In a quick google search asking the question, “How do I lower my carbon footprint?” numerous great sites came up with helpful suggestions such as the following, http://www.globalstewards.org/reduce-carbon-footprint.htm.

Elections are about hearing what the political parties are going to do if elected, yet we all know that what they say and what they do are often two different things.

So, while we need to continue to pressure the politicians to deliver policies that will abate the climate emergency, we also have to take responsibility for our own behaviours.

Collectively we can also make a difference.

I can only imagine how disillusioned the youth involved in the Green Party must have felt facing such low numbers after having entered the election on the heels of the recent visit of the 16-year-old Swedish climate activist, Great Thunberg, who is inspiring thousands of youth to join climate action protests.

Her famous United Nations speech and her specific heartfelt chastising of politicians when she stated: “We are in the beginning of a mass extinction. And all you can talk about is money and fairy tales of eternal economic growth. How dare you!” resonated with youth and definitely caught the attention of people of all ages.

Reflecting on the recent federal candidates’ speeches, many contained overtures of Ms. Thurnberg’s “fairy tales of eternal economic growth,” statement and she should be credited for her keen observation of their predictability.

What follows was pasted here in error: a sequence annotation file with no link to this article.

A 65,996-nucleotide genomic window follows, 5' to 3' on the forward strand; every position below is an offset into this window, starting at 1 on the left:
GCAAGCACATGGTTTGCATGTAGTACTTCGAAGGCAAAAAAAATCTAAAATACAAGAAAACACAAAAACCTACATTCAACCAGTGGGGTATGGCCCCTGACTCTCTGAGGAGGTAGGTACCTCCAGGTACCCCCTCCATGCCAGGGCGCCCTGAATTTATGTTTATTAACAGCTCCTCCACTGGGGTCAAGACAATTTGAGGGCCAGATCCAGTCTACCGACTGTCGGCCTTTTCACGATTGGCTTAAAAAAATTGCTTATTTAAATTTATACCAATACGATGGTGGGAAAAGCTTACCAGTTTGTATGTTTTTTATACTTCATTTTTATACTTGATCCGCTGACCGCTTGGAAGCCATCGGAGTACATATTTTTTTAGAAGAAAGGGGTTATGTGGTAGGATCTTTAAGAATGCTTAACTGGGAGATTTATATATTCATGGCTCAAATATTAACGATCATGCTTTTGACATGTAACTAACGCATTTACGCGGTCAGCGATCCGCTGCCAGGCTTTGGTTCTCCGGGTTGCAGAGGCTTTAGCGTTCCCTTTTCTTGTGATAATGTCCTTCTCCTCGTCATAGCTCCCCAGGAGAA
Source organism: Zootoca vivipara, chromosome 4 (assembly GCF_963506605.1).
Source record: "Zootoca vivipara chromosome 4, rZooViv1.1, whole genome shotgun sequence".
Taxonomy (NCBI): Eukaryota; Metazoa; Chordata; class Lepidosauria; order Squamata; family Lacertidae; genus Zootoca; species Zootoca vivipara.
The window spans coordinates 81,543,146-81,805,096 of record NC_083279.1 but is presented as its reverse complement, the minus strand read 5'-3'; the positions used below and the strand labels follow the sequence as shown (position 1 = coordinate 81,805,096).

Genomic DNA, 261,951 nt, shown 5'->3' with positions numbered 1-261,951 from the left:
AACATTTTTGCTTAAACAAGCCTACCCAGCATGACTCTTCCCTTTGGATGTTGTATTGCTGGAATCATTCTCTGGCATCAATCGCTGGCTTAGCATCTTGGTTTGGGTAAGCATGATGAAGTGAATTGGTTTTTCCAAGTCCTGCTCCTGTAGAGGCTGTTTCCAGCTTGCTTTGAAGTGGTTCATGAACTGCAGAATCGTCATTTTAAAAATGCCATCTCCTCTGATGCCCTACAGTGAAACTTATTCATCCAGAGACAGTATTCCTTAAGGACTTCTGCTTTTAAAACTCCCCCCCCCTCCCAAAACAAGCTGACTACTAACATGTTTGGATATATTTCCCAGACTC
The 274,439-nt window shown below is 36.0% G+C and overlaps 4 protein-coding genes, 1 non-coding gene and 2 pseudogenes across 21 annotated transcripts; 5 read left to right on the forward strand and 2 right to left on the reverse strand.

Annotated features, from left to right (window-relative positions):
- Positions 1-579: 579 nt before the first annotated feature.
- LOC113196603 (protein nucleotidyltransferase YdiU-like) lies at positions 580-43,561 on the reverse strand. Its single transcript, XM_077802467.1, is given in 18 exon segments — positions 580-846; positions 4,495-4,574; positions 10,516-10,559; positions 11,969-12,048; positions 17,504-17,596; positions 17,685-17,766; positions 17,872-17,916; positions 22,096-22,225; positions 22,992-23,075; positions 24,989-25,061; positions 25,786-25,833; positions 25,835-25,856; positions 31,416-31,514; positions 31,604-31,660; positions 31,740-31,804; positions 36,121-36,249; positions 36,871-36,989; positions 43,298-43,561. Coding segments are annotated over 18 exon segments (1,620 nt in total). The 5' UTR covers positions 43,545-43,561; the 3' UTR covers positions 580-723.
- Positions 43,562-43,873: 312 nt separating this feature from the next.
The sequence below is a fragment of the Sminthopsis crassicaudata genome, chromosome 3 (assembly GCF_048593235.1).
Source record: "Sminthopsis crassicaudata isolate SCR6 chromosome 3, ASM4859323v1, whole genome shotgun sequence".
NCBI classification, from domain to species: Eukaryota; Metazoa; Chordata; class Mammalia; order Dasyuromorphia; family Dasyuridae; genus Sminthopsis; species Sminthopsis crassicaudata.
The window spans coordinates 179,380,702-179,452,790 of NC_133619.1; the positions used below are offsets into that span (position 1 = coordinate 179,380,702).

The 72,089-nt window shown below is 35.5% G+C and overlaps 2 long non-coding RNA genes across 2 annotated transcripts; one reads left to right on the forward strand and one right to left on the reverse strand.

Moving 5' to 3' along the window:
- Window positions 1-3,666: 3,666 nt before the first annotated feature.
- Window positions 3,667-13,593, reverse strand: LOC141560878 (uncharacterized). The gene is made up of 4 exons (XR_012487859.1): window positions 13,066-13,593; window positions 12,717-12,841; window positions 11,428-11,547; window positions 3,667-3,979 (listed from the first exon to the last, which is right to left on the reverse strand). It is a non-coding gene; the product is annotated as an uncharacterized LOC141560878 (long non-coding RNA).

If youth take away anything from her activism, it should be the message that they should not wait for politicians to do the right thing.

And while it was reported that people aged 18-38, Generation Z and millennials, made up the largest number of potential voters in this election, their potential passion for Ms. Thurnberg’s mission did not translate into the “green” vote that many people were predicting.

But, that could also be because a lot of youthful smiling faces were also on the post-election stages of the Conservative, Liberal, and NDP parties.

This is not to say these youth do not support Greta Thunberg’s message, but it is clear that youth – just like the older generation of voters – need to navigate all of the competing interests that befall our society.

Yet, it will be the youth who decide the future of the Green Party in Canada, as they mature into their voting patterns. Their demographic will continue to make up the bulk of the voting population.

In the meantime, I hope they, along with the rest of us, embrace the realization that change starts with individuals. The biggest impact on improving the health of the planet will be through such, which governments eventually try to catch up to.

Until they do, consider making five additional changes to your habits that will reduce your personal carbon footprint.

It won’t change the outcome of an election, but it will certainly help move the planet in the right direction and will show the youth that we truly do care.

– Cheryl Ashlie is a former Maple Ridge city councillor, school trustee, constituency assistant and citizen of the year and is president of Alouette River Management Society